So, no, I don’t want to beg anyone to come to church. But what I do want you to know is that if you aren’t a member of a local church, or if you don’t attend a local church and serve in a local church then your faith WILL suffer. Your Christian life WILL suffer. Your relationship with God WILL suffer. Your knowledge of and affection for the Lord Jesus will not be what it should be. Perhaps most frightening of all…If you are neglecting to meet together with other believers, you are neglecting and disobeying the clear command of the word of God, and this is called sin.

As a pastor, I don’t want to see people coming to church because it strokes my ego, or makes me feel more successful. As a pastor, I want to see people coming to church because I want to see people drawing near to Jesus and growing in their relationship with him.

I was reading this week about the persecution of Christians in many parts of the world, and I was reminded yet again what an amazing privilege we have here in the United States to worship and speak the name of Jesus freely. In other parts of the world there are believers who have to meet in secret, and literally risk their lives to speak, sing, and praise the name of Jesus. Believers in other parts of the world would literally die to do the things that so many of us take for granted, and even neglect.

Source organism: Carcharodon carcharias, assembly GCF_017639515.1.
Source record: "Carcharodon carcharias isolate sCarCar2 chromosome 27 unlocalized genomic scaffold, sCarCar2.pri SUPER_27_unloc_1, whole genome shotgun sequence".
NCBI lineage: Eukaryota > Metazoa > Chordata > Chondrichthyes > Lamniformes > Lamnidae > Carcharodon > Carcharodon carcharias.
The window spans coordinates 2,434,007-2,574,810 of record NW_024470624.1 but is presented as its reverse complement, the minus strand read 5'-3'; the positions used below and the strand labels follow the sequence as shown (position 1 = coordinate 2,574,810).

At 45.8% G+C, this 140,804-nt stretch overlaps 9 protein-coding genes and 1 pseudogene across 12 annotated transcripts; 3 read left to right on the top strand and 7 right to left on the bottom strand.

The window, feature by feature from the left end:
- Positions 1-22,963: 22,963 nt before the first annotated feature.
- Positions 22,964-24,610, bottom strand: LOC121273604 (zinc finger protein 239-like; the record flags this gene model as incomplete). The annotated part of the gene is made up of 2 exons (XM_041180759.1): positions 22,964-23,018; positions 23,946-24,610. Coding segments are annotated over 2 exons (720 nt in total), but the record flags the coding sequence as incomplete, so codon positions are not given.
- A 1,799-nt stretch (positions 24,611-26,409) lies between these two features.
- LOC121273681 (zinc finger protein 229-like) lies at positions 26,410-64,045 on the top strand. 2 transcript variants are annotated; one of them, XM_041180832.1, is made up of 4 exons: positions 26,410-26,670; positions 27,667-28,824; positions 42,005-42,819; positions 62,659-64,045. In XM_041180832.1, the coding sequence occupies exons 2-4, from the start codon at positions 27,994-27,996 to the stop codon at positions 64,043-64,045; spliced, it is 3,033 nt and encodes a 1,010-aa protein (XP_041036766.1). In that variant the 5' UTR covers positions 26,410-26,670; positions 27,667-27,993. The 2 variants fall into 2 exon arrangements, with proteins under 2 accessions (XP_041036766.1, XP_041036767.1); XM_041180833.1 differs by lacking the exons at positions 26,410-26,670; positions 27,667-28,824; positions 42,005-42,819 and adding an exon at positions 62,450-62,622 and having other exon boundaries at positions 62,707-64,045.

I said previously that I don’t want to guilt anyone into going to church, and I don’t see it as my job to beg you to do so. Those things may be true, but I do want to leave you with this encouragement: PLEASE, for the sake of your own soul and your relationship with the Lord, find a local church. Attend that local church, join that local church, be faithful and serve that local church. This is the will of God for your life – Scripture commands it, a thriving and vibrant Christian life demands it.

An Ordinary Church

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“And they devoted themselves to the apostles teaching and the fellowship, to the breaking of the bread and the prayers. And awe came upon every soul, and many wonders and signs were being done through the apostles. And all who believed were together and had all things in common. And they were selling their possessions and belongings and distributing the proceeds to all, as any had need. And day by day, attending the temple together and breaking bread in their homes, they received their food with glad and generous hearts, praising God and having favor with all the people. And the Lord added to their number day by day those who were being saved.” –Acts 2:42-47

In Acts Chapter 2 we see the birth of the very first church at Pentecost. Now what I’m about to say about this church may catch some of us by surprise. Many of us have probably heard a few sermons on this passage and about what a powerful example this church is for how a church should look. This is certainly true. But in these same sermons we’ve probably also heard the preacher say something about what an extraordinary church this is.

Now certainly this church was birthed and came about through extraordinary means. This can’t be denied. But in my mind, this church isn’t any more extraordinary than any other church.